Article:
It happened again this week, for the 300th time in MLB history: an official no-hitter. A no hitter is rare, indeed. About 210,000 Major League games have been played so far. So that's .007 percent of them with no hits and runs, over nine complete innings, by one or more pitchers. Combined no hitters help make up the 300. There’s another kind of no-hitter, an extra level. Only 23 no-hit games have ever been perfect games. No walks. No errors. No dropped third strikes, safe at first. A perfecto gives the losing team no baserunners. Twenty seven up, twenty seven down.
I’ve had the good luck to see one of those 23. Add a decimal place; the perfectos make up about .0001 percent of every game ever played. Add in the number of tickets available for every one of those games, and each seat is a 6400-1 shot to be there. When you get three seats together at a perfecto, it’s a 19,000-1 shot.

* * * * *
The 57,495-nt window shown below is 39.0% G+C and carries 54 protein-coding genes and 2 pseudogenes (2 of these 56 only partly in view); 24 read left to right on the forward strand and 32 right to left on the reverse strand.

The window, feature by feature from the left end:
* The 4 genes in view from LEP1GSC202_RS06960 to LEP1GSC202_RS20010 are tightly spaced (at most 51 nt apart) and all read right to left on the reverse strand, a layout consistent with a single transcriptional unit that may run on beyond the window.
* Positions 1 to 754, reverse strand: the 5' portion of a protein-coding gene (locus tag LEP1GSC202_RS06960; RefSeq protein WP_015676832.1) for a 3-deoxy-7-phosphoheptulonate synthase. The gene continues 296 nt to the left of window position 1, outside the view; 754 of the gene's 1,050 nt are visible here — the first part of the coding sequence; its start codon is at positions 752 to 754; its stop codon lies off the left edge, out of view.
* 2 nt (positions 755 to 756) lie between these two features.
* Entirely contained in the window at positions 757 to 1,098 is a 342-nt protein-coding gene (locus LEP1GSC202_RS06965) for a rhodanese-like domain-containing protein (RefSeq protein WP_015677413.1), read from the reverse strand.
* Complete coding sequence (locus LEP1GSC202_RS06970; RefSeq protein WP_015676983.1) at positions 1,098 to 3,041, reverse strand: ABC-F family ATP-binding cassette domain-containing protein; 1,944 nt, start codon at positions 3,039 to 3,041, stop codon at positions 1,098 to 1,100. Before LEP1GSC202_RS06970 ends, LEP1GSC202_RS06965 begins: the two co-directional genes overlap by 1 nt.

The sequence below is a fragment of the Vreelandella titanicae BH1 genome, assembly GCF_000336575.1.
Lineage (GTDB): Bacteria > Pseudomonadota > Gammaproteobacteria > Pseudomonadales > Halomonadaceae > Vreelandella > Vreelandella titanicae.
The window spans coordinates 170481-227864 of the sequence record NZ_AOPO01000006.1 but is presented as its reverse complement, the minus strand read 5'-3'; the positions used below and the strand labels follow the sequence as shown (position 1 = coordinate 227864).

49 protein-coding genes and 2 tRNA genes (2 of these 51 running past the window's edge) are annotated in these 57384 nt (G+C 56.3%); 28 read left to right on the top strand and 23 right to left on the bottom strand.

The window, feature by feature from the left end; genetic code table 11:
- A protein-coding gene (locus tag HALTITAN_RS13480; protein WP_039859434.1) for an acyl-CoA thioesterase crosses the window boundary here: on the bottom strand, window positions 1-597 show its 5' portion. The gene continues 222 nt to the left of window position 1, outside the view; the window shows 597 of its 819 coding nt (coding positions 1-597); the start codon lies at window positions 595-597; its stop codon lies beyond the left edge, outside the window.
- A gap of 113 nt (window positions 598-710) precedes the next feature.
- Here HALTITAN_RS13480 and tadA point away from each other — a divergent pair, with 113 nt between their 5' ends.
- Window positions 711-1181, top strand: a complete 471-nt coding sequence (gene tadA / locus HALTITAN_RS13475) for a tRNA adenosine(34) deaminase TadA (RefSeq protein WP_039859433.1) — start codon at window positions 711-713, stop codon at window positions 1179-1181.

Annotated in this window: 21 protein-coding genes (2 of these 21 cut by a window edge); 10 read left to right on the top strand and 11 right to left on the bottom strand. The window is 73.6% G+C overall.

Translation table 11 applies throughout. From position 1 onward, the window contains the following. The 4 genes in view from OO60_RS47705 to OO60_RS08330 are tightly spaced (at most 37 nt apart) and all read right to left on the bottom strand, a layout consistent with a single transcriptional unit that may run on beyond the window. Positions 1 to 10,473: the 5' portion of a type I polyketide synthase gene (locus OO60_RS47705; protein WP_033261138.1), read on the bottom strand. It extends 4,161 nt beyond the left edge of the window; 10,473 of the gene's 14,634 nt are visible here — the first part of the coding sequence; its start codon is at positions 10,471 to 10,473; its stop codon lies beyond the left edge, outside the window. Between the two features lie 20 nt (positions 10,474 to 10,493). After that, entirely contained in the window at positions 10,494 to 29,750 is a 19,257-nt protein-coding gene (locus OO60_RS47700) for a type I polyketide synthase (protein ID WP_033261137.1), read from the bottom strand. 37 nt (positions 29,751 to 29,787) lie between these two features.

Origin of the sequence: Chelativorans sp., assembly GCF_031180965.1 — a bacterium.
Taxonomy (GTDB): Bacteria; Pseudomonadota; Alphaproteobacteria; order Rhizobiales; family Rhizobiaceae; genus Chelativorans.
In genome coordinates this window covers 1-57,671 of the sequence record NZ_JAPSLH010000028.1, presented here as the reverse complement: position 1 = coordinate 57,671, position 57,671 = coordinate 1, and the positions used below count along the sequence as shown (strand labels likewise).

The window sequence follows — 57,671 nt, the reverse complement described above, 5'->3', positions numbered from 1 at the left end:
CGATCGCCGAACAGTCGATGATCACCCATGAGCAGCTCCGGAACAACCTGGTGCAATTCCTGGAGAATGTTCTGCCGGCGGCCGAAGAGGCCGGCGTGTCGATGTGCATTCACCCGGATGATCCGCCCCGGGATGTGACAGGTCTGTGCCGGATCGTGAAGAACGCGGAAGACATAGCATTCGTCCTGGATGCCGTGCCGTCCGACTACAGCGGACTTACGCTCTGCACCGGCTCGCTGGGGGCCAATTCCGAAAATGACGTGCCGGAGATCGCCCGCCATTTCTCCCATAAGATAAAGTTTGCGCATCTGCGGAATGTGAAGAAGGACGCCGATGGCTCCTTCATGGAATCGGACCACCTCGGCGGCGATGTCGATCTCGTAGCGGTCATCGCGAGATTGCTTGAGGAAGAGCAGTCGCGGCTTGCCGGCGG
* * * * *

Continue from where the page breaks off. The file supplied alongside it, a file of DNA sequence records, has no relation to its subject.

We had three together on that night in July of 1994. Twenty-five seasons ago, Perfect Game Number 14 emerged before my wife Dottie, my son Nick, and me, all of us holding our breath then cheering at the end in The Ballpark in Arlington, Texas.
This week the Reds took their futile swings for all nine innings in Oakland. That 2-0 result was perfect for awhile, like all games are perfect as they begin. None of the Reds reached first safely until the fourth inning, when the A’s third baseman bobbled a ball and Jesse Winker arrived safe at first. After Mike Fiers and the A’s recorded eleven straight outs to start the game, the perfecto died at the hands of an A’s fielder.
It’s just one pitch (ball four, take your base) or one bobbled ball away from disappearing. The perfecto is the rarest outcome in all of sports. The good fortune that my family found in those 1994 seats is at the heart of my memoir Stealing Home. To beat those 19,000-1 odds, I had to be on the road with Nicky when he was 11 and in Little League, where we saw nine games in eleven days. It was the unscheduled tenth game, though, that was the perfecto. Only nine more have been achieved in the 25 years since our night. But Number 24 could happen today. Perfect is elusive, but it’s out there.